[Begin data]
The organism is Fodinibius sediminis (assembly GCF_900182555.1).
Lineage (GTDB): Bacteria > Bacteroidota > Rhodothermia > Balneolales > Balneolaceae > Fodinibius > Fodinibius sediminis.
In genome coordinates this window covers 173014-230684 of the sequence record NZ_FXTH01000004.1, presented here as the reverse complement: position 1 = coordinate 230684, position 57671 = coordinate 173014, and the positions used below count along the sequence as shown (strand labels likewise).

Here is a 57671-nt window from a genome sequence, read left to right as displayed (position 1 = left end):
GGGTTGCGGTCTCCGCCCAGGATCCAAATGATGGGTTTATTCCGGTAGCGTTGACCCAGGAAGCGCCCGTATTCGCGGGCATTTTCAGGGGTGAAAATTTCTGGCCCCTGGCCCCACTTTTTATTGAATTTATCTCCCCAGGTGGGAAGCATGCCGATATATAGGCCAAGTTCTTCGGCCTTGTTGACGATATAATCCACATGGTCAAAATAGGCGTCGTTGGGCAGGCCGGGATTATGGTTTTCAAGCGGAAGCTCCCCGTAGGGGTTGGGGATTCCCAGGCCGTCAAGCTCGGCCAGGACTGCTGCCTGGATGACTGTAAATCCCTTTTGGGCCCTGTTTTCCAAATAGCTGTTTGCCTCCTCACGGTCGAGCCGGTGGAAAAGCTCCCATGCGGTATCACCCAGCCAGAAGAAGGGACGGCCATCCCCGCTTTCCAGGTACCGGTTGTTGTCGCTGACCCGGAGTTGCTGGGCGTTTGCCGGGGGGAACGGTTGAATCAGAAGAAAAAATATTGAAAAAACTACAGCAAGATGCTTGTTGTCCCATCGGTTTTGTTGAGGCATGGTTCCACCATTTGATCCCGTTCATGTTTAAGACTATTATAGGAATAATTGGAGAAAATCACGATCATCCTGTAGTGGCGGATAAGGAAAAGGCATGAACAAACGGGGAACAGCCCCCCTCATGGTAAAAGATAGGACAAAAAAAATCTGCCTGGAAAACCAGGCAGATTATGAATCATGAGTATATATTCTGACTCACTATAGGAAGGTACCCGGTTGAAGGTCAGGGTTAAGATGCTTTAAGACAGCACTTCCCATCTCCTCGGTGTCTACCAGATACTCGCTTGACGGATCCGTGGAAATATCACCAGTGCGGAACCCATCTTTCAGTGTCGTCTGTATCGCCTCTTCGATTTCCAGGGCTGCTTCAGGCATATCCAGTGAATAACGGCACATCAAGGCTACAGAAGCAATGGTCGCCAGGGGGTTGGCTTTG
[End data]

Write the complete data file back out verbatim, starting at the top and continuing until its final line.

The organism is Fodinibius sediminis (assembly GCF_900182555.1).
Lineage (GTDB): Bacteria > Bacteroidota > Rhodothermia > Balneolales > Balneolaceae > Fodinibius > Fodinibius sediminis.
In genome coordinates this window covers 173014-230684 of the sequence record NZ_FXTH01000004.1, presented here as the reverse complement: position 1 = coordinate 230684, position 57671 = coordinate 173014, and the positions used below count along the sequence as shown (strand labels likewise).

Here is a 57671-nt window from a genome sequence, read left to right as displayed (position 1 = left end):
GGGTTGCGGTCTCCGCCCAGGATCCAAATGATGGGTTTATTCCGGTAGCGTTGACCCAGGAAGCGCCCGTATTCGCGGGCATTTTCAGGGGTGAAAATTTCTGGCCCCTGGCCCCACTTTTTATTGAATTTATCTCCCCAGGTGGGAAGCATGCCGATATATAGGCCAAGTTCTTCGGCCTTGTTGACGATATAATCCACATGGTCAAAATAGGCGTCGTTGGGCAGGCCGGGATTATGGTTTTCAAGCGGAAGCTCCCCGTAGGGGTTGGGGATTCCCAGGCCGTCAAGCTCGGCCAGGACTGCTGCCTGGATGACTGTAAATCCCTTTTGGGCCCTGTTTTCCAAATAGCTGTTTGCCTCCTCACGGTCGAGCCGGTGGAAAAGCTCCCATGCGGTATCACCCAGCCAGAAGAAGGGACGGCCATCCCCGCTTTCCAGGTACCGGTTGTTGTCGCTGACCCGGAGTTGCTGGGCGTTTGCCGGGGGGAACGGTTGAATCAGAAGAAAAAATATTGAAAAAACTACAGCAAGATGCTTGTTGTCCCATCGGTTTTGTTGAGGCATGGTTCCACCATTTGATCCCGTTCATGTTTAAGACTATTATAGGAATAATTGGAGAAAATCACGATCATCCTGTAGTGGCGGATAAGGAAAAGGCATGAACAAACGGGGAACAGCCCCCCTCATGGTAAAAGATAGGACAAAAAAAATCTGCCTGGAAAACCAGGCAGATTATGAATCATGAGTATATATTCTGACTCACTATAGGAAGGTACCCGGTTGAAGGTCAGGGTTAAGATGCTTTAAGACAGCACTTCCCATCTCCTCGGTGTCTACCAGATACTCGCTTGACGGATCCGTGGAAATATCACCAGTGCGGAACCCATCTTTCAGTGTCGTCTGTATCGCCTCTTCGATTTCCAGGGCTGCTTCAGGCATATCCAGTGAATAACGGCACATCAAGGCTACAGAAGCAATGGTCGCCAGGGGGTTGGCTTTG